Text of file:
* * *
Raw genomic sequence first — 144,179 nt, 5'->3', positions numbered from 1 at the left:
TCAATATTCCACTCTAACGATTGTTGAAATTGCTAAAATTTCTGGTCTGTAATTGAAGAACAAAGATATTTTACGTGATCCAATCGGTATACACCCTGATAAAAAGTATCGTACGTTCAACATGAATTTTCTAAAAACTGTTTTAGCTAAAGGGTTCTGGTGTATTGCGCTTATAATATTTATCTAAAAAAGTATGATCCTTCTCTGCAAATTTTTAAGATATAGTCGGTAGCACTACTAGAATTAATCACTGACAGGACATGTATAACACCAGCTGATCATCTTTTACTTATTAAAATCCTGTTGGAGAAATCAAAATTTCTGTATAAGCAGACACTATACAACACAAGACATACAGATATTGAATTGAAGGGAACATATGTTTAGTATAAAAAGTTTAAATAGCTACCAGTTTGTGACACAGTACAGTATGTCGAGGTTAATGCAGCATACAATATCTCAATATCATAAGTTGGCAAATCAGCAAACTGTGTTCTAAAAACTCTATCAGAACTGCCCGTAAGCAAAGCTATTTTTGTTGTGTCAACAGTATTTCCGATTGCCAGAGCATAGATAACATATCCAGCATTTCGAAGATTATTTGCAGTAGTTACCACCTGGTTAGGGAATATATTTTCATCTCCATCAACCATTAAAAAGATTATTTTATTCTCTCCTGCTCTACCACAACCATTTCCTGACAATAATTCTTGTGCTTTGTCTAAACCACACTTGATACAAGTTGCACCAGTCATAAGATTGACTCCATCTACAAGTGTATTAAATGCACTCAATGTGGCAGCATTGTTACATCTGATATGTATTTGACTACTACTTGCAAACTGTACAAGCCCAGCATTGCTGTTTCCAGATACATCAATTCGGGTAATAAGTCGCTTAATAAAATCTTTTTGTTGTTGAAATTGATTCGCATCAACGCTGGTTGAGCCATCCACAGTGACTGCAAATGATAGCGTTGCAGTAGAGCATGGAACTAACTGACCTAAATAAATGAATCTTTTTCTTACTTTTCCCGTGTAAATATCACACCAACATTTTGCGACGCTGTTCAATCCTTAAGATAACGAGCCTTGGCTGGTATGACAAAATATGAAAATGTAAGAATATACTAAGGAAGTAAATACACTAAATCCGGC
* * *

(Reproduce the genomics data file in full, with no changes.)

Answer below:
Raw genomic sequence first — 144,179 nt, 5'->3', positions numbered from 1 at the left:
TCAATATTCCACTCTAACGATTGTTGAAATTGCTAAAATTTCTGGTCTGTAATTGAAGAACAAAGATATTTTACGTGATCCAATCGGTATACACCCTGATAAAAAGTATCGTACGTTCAACATGAATTTTCTAAAAACTGTTTTAGCTAAAGGGTTCTGGTGTATTGCGCTTATAATATTTATCTAAAAAAGTATGATCCTTCTCTGCAAATTTTTAAGATATAGTCGGTAGCACTACTAGAATTAATCACTGACAGGACATGTATAACACCAGCTGATCATCTTTTACTTATTAAAATCCTGTTGGAGAAATCAAAATTTCTGTATAAGCAGACACTATACAACACAAGACATACAGATATTGAATTGAAGGGAACATATGTTTAGTATAAAAAGTTTAAATAGCTACCAGTTTGTGACACAGTACAGTATGTCGAGGTTAATGCAGCATACAATATCTCAATATCATAAGTTGGCAAATCAGCAAACTGTGTTCTAAAAACTCTATCAGAACTGCCCGTAAGCAAAGCTATTTTTGTTGTGTCAACAGTATTTCCGATTGCCAGAGCATAGATAACATATCCAGCATTTCGAAGATTATTTGCAGTAGTTACCACCTGGTTAGGGAATATATTTTCATCTCCATCAACCATTAAAAAGATTATTTTATTCTCTCCTGCTCTACCACAACCATTTCCTGACAATAATTCTTGTGCTTTGTCTAAACCACACTTGATACAAGTTGCACCAGTCATAAGATTGACTCCATCTACAAGTGTATTAAATGCACTCAATGTGGCAGCATTGTTACATCTGATATGTATTTGACTACTACTTGCAAACTGTACAAGCCCAGCATTGCTGTTTCCAGATACATCAATTCGGGTAATAAGTCGCTTAATAAAATCTTTTTGTTGTTGAAATTGATTCGCATCAACGCTGGTTGAGCCATCCACAGTGACTGCAAATGATAGCGTTGCAGTAGAGCATGGAACTAACTGACCTAAATAAATGAATCTTTTTCTTACTTTTCCCGTGTAAATATCACACCAACATTTTGCGACGCTGTTCAATCCTTAAGATAACGAGCCTTGGCTGGTATGACAAAATATGAAAATGTAAGAATATACTAAGGAAGTAAATACACTAAATCCGGC